Because of its high-risk nature, companies that work with flammable petroleum gas must take health and safety regulations very seriously. Unfortunately, that has proven not to be the case for the nation's largest propane company.
An inspection by the U.S. Department of Labor's Occupational Safety and Health Administration (OSHA) found the company, AmeriGas Propane LP, in violation of eight serious and repeated safety violations at its Southington, Conn. terminal for deficiencies in its Process Safety Management (PSM) program.
In an effort to help companies assess and address the specific hazards of working with these potentially dangerous materials, OSHA mandates PSM programs for employers who work with more than 10,000 pounds of flammable liquids. AmeriGas employees at the Southington terminal regularly transfer flammable, liquefied petroleum gas from railcars into 30,000 and 60,000-gallon storage tanks— that's up to 252,000 pounds of flammable liquids.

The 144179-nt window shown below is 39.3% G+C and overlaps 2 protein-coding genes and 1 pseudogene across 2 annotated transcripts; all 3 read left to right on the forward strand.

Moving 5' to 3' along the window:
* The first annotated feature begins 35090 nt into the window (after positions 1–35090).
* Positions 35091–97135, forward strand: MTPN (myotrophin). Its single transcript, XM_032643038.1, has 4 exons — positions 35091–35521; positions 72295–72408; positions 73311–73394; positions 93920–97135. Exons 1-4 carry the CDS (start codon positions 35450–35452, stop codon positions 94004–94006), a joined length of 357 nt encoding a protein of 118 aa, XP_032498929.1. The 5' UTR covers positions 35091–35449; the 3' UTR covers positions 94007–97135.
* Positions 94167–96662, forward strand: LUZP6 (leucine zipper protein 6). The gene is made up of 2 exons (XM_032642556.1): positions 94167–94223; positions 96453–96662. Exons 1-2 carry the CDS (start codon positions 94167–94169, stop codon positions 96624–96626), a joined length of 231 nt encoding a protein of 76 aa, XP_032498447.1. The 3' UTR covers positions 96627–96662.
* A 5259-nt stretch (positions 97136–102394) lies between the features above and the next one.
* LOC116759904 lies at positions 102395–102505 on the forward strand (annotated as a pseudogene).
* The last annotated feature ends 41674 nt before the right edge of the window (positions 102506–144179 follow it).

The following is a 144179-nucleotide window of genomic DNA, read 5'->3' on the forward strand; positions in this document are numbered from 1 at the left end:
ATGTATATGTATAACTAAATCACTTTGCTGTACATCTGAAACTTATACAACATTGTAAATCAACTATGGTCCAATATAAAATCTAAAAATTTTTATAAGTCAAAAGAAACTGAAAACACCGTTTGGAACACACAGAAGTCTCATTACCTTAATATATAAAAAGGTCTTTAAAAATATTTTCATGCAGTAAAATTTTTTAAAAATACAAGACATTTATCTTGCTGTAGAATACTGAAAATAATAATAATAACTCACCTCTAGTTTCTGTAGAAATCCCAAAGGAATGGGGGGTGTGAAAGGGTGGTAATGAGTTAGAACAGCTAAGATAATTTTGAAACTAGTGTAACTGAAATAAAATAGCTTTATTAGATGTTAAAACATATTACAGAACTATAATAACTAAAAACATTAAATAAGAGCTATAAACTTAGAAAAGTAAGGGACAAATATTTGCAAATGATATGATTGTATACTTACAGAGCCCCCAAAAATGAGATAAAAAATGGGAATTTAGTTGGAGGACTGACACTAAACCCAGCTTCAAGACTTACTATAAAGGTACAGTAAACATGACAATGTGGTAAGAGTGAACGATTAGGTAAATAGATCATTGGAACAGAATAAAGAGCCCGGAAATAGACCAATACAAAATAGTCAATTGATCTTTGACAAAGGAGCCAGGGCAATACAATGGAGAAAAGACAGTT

While it had a PSM program in place, AmeriGas failed to implement it, not inspecting or establishing mechanical integrity procedures for six storage tanks at its Southington, Conn. site. The company also failed to properly inspect and test its underground piping system and failed to ensure accurate piping and instrument diagrams. Also cited in 2013 for similar hazards at its Conroe, Texas facility, AmeriGas now faces both serious and repeated citations and fines totaling $135,000.
"An effective PSM program inspects and tests process equipment— it's not a paper exercise or a simple punch list," said Warren Simpson, OSHA's area director in Hartford. "Regardless of industry, processes covered by this standard must be addressed adequately to avoid a catastrophic release of highly hazardous chemicals. Some of the deficiencies found in Southington are similar to those cited at another AmeriGas location. This is disturbing. The company must step up to correct and prevent recurring hazards at all its workplaces."
Headquartered in King of Prussia, Penn., AmeriGas serves more than 2 million residential, commercial, industrial, agricultural and motor fuel locations in the U.S.
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